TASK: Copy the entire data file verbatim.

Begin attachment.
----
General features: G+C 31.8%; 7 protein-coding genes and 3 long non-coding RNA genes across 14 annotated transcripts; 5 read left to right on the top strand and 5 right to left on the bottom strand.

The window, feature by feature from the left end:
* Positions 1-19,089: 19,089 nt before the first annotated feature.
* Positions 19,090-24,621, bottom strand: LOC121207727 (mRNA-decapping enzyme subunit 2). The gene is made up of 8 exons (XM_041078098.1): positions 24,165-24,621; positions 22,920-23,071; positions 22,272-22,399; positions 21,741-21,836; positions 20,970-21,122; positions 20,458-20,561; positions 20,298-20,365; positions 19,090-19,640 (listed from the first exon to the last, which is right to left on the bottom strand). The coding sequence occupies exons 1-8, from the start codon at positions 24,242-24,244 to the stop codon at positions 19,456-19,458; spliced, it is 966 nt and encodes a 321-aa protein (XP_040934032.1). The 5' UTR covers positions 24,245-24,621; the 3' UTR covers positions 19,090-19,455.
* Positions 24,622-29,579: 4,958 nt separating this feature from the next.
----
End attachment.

General features: G+C 31.8%; 7 protein-coding genes and 3 long non-coding RNA genes across 14 annotated transcripts; 5 read left to right on the top strand and 5 right to left on the bottom strand.

The window, feature by feature from the left end:
* Positions 1-19,089: 19,089 nt before the first annotated feature.
* Positions 19,090-24,621, bottom strand: LOC121207727 (mRNA-decapping enzyme subunit 2). The gene is made up of 8 exons (XM_041078098.1): positions 24,165-24,621; positions 22,920-23,071; positions 22,272-22,399; positions 21,741-21,836; positions 20,970-21,122; positions 20,458-20,561; positions 20,298-20,365; positions 19,090-19,640 (listed from the first exon to the last, which is right to left on the bottom strand). The coding sequence occupies exons 1-8, from the start codon at positions 24,242-24,244 to the stop codon at positions 19,456-19,458; spliced, it is 966 nt and encodes a 321-aa protein (XP_040934032.1). The 5' UTR covers positions 24,245-24,621; the 3' UTR covers positions 19,090-19,455.
* Positions 24,622-29,579: 4,958 nt separating this feature from the next.